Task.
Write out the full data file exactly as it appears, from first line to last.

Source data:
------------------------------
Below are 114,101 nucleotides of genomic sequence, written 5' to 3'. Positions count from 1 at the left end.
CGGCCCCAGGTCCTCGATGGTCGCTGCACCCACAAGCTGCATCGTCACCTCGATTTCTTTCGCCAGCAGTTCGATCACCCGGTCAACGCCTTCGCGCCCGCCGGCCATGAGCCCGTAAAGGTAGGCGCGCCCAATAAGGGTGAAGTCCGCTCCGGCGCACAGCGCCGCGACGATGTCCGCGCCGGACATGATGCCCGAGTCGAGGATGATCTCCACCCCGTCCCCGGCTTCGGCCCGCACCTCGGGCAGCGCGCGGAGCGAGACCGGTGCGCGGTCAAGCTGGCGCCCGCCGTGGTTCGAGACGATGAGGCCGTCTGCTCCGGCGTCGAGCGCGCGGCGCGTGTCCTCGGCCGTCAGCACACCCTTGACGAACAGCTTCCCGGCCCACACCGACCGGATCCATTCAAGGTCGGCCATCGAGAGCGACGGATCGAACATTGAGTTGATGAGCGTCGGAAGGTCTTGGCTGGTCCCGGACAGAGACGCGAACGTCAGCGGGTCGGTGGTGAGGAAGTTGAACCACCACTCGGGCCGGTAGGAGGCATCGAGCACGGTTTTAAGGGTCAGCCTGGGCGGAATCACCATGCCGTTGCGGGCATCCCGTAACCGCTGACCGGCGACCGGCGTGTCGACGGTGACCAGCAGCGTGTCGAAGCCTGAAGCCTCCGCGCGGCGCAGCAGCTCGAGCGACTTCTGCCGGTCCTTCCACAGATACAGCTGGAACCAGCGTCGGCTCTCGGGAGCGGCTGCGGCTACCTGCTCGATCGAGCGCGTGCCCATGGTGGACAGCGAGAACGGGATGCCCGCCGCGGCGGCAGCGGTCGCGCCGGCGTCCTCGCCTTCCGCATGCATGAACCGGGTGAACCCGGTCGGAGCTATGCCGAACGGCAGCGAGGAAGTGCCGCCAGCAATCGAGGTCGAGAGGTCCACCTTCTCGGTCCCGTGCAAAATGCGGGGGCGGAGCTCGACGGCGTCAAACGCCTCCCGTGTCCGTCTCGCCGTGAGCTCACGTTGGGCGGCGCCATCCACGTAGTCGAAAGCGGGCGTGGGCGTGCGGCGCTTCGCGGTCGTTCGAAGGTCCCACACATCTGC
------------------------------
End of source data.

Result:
Below are 114,101 nucleotides of genomic sequence, written 5' to 3'. Positions count from 1 at the left end.
CGGCCCCAGGTCCTCGATGGTCGCTGCACCCACAAGCTGCATCGTCACCTCGATTTCTTTCGCCAGCAGTTCGATCACCCGGTCAACGCCTTCGCGCCCGCCGGCCATGAGCCCGTAAAGGTAGGCGCGCCCAATAAGGGTGAAGTCCGCTCCGGCGCACAGCGCCGCGACGATGTCCGCGCCGGACATGATGCCCGAGTCGAGGATGATCTCCACCCCGTCCCCGGCTTCGGCCCGCACCTCGGGCAGCGCGCGGAGCGAGACCGGTGCGCGGTCAAGCTGGCGCCCGCCGTGGTTCGAGACGATGAGGCCGTCTGCTCCGGCGTCGAGCGCGCGGCGCGTGTCCTCGGCCGTCAGCACACCCTTGACGAACAGCTTCCCGGCCCACACCGACCGGATCCATTCAAGGTCGGCCATCGAGAGCGACGGATCGAACATTGAGTTGATGAGCGTCGGAAGGTCTTGGCTGGTCCCGGACAGAGACGCGAACGTCAGCGGGTCGGTGGTGAGGAAGTTGAACCACCACTCGGGCCGGTAGGAGGCATCGAGCACGGTTTTAAGGGTCAGCCTGGGCGGAATCACCATGCCGTTGCGGGCATCCCGTAACCGCTGACCGGCGACCGGCGTGTCGACGGTGACCAGCAGCGTGTCGAAGCCTGAAGCCTCCGCGCGGCGCAGCAGCTCGAGCGACTTCTGCCGGTCCTTCCACAGATACAGCTGGAACCAGCGTCGGCTCTCGGGAGCGGCTGCGGCTACCTGCTCGATCGAGCGCGTGCCCATGGTGGACAGCGAGAACGGGATGCCCGCCGCGGCGGCAGCGGTCGCGCCGGCGTCCTCGCCTTCCGCATGCATGAACCGGGTGAACCCGGTCGGAGCTATGCCGAACGGCAGCGAGGAAGTGCCGCCAGCAATCGAGGTCGAGAGGTCCACCTTCTCGGTCCCGTGCAAAATGCGGGGGCGGAGCTCGACGGCGTCAAACGCCTCCCGTGTCCGTCTCGCCGTGAGCTCACGTTGGGCGGCGCCATCCACGTAGTCGAAAGCGGGCGTGGGCGTGCGGCGCTTCGCGGTCGTTCGAAGGTCCCACACATCTGC